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Blue and gold balloons rained from the ceiling of the Brick Breeden Fieldhouse on Saturday morning as Montana State University welcomed its newest crop of graduates.

Spring commencement was, as it always is, a joyous affair. The Brick was packed to the roof with families and loved ones cheering on the roughly 2,000 grads below.

“You now belong to the impressive roster of Montana State alumni,” said Kerry Hanson, vice president of alumni relations. “Being a Bobcat is not just for a few years in college, it is a lifetime adventure.”

In an annual tradition, the university honored the classes from 1948, 1958 and 1968, a healthy group in the front row. Legendary football player and coach Sonny Holland was also in attendance.

“When you walked across the stage in 1948, you probably weren’t thinking about where you would be in 2018. But here you are,” said professor Bob Rydell, who introduced the classes.

Saturday’s ceremony recognized two honorary degree recipients: classical music connoisseur and radio host Martin Goldsmith and actor Bill Pullman.

Pullman, who has starred in a handful of critically acclaimed films, including “Sleepless in Seattle” and “Spaceballs,” was the director of Montana Shakespeare in the Parks for several years in addition to serving as an adjunct faculty member at MSU.

“This university is a beacon of how citizens feel about higher learning. I’m very grateful for what it gave me,” Pullman said.

In his speech to graduates, Pullman compared the graduation process to an airline flight, at one point pulling a safety information booklet from his pocket to drive home the metaphor.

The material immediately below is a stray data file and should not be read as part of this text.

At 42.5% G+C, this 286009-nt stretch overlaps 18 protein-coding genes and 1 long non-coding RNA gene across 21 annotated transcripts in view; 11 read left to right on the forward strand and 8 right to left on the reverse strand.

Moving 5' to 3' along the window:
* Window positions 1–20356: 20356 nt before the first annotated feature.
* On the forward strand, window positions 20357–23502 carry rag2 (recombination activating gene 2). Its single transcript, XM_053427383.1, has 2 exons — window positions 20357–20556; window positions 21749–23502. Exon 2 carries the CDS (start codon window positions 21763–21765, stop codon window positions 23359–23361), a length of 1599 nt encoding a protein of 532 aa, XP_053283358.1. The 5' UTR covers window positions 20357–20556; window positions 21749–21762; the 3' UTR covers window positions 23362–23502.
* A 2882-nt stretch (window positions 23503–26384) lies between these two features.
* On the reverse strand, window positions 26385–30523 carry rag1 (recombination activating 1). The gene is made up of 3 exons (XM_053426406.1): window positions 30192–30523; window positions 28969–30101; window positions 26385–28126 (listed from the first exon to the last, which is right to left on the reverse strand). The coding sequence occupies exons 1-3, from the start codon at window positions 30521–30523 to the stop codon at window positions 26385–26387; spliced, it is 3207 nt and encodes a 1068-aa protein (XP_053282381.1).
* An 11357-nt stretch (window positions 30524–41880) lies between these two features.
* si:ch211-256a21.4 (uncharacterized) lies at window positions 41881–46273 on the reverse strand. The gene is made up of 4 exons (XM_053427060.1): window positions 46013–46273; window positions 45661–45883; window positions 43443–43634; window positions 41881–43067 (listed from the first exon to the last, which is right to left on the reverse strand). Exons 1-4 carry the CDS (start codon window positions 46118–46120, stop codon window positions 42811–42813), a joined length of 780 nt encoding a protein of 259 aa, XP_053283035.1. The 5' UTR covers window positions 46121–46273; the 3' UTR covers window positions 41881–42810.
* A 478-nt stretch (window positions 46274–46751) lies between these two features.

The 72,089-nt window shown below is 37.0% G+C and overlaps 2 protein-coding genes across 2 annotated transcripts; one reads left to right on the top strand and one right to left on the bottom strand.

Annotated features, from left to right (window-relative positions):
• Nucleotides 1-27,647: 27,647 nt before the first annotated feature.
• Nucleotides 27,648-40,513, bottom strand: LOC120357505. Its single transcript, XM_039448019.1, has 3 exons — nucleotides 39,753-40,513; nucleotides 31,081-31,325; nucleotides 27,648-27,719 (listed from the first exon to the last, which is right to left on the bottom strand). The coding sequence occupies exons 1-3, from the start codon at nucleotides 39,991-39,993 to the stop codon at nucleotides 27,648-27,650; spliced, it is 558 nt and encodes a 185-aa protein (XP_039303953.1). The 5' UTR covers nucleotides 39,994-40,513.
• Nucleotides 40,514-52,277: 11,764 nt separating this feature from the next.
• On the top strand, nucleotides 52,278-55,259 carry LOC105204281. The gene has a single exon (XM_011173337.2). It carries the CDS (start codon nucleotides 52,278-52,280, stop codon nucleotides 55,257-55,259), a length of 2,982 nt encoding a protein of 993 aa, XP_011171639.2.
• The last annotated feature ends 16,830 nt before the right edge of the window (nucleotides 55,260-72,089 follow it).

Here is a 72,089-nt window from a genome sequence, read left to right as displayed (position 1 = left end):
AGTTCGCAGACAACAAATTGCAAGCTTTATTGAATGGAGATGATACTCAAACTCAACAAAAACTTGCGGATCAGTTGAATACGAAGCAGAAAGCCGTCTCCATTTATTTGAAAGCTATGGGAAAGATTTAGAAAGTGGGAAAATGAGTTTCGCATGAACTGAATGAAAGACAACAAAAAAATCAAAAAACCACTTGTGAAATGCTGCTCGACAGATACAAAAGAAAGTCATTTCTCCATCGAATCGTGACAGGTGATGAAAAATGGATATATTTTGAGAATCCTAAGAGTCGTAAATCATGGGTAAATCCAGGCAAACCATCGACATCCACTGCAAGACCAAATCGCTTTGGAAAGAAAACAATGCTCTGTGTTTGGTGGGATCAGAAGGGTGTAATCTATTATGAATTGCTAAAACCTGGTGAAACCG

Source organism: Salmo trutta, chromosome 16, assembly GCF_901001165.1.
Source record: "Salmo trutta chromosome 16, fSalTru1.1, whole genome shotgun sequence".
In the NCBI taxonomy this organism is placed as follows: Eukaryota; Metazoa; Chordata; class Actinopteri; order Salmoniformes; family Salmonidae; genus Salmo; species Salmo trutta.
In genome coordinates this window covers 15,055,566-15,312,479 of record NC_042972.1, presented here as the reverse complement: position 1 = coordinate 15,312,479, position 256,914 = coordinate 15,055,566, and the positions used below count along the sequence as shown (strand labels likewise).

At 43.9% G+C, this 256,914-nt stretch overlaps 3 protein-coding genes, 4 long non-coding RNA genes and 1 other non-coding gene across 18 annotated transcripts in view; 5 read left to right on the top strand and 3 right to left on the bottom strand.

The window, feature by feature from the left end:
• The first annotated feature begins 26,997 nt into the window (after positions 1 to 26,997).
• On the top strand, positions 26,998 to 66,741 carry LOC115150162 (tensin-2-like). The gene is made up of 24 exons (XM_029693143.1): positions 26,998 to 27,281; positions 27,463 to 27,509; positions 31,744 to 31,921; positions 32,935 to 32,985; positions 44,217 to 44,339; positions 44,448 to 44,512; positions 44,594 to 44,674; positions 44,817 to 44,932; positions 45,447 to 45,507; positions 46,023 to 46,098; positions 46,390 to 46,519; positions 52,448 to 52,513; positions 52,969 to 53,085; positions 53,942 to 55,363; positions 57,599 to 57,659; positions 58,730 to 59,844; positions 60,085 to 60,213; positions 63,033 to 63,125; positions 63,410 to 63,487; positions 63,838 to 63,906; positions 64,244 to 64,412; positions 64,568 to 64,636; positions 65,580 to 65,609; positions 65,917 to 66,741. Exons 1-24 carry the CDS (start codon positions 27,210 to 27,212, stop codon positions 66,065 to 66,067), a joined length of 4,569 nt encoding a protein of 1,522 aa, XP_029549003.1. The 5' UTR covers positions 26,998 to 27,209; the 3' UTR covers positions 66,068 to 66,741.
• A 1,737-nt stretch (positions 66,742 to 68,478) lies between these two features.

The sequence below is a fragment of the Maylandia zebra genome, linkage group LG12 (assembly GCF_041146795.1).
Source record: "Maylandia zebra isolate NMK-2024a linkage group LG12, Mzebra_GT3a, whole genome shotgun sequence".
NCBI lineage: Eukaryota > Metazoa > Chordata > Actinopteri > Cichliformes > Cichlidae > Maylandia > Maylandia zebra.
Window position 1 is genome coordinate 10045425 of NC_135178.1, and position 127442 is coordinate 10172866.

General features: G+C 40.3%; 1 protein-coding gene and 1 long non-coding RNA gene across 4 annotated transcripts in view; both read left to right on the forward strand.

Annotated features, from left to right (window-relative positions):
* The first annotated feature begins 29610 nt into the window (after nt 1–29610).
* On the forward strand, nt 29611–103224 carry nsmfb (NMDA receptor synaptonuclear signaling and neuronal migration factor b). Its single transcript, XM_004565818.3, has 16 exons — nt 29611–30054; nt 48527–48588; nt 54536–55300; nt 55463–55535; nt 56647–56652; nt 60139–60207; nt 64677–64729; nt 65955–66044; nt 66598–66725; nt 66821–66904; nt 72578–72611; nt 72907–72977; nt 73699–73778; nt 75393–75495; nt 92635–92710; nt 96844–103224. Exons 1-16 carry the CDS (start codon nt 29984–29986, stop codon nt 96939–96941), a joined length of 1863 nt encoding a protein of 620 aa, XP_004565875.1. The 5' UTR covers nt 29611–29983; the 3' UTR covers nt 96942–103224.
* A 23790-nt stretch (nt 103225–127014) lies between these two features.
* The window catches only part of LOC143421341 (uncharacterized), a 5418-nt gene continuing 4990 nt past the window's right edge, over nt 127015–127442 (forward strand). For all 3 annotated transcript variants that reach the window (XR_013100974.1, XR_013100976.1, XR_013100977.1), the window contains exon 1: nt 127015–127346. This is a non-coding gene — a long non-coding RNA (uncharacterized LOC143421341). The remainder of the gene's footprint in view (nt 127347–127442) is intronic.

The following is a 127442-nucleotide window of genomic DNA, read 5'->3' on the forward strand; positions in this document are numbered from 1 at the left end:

“There’s probably some fear for your future; for our future. There will be pressures on you, but before acting, be sure to take a breath,” he said.

In a light-hearted tribute to the university’s 125th anniversary celebrations, MSU will be sending the names of the 2018 graduates into space, etched on a bread-loaf sized research satellite.

“The universe is our campus and you are literally out of this world,” joked MSU President Waded Cruzado.

Amidst the celebration there was a single somber note: The university awarded Inge Perkins, the Bozeman native who died in an avalanche last fall, with a posthumous degree in mathematics. Perkins had been studying to be a math teacher before her death last October. Her father, Steve Perkins, a professor in the Department of Civil Engineering, was on hand to accept the degree.

After the ceremony, the new graduates milled around outside the Brick, accepting hugs, flowers and congratulations.

“I’m just excited,” said Marcos Aguilar, who received a degree in accounting. The 24-year-old plans to work for his family’s trucking company in eastern Montana.

“It was a great experience, but I’m excited to go to work and use my degree,” Aguilar said.

But it was Pullman who perhaps gave the best send off, co-opting a line from the 1996 thriller “Independence Day” in which he plays the U.S. president defiant in the face of alien invasion and imminent global destruction.

“You will not go quietly into this night,” Pullman told the new alumni. “Today is your graduation day.”

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Kendall can be reached at 406-582-2651 or lkendall@dailychronicle.com. He is on Twitter at @lewdak

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